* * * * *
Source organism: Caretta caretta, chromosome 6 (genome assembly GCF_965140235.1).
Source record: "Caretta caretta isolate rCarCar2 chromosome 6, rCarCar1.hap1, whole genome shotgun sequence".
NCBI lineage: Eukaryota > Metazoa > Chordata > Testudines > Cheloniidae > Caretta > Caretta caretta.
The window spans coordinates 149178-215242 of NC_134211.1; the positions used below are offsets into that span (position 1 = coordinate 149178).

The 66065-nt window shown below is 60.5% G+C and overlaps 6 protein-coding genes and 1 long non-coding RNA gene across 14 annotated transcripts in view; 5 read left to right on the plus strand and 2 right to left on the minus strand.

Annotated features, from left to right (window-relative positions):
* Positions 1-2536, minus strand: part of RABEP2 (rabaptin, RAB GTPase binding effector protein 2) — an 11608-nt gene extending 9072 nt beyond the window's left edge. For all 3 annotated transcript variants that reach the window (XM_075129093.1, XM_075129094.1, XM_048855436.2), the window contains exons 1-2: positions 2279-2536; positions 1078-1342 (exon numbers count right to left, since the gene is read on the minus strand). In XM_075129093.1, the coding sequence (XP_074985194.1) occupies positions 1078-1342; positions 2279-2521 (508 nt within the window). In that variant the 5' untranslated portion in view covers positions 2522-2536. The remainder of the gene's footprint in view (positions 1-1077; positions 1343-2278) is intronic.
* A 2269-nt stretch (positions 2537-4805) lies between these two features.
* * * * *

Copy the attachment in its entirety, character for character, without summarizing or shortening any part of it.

Source organism: Caretta caretta, chromosome 6 (genome assembly GCF_965140235.1).
Source record: "Caretta caretta isolate rCarCar2 chromosome 6, rCarCar1.hap1, whole genome shotgun sequence".
NCBI lineage: Eukaryota > Metazoa > Chordata > Testudines > Cheloniidae > Caretta > Caretta caretta.
The window spans coordinates 149178-215242 of NC_134211.1; the positions used below are offsets into that span (position 1 = coordinate 149178).

The 66065-nt window shown below is 60.5% G+C and overlaps 6 protein-coding genes and 1 long non-coding RNA gene across 14 annotated transcripts in view; 5 read left to right on the plus strand and 2 right to left on the minus strand.

Annotated features, from left to right (window-relative positions):
* Positions 1-2536, minus strand: part of RABEP2 (rabaptin, RAB GTPase binding effector protein 2) — an 11608-nt gene extending 9072 nt beyond the window's left edge. For all 3 annotated transcript variants that reach the window (XM_075129093.1, XM_075129094.1, XM_048855436.2), the window contains exons 1-2: positions 2279-2536; positions 1078-1342 (exon numbers count right to left, since the gene is read on the minus strand). In XM_075129093.1, the coding sequence (XP_074985194.1) occupies positions 1078-1342; positions 2279-2521 (508 nt within the window). In that variant the 5' untranslated portion in view covers positions 2522-2536. The remainder of the gene's footprint in view (positions 1-1077; positions 1343-2278) is intronic.
* A 2269-nt stretch (positions 2537-4805) lies between these two features.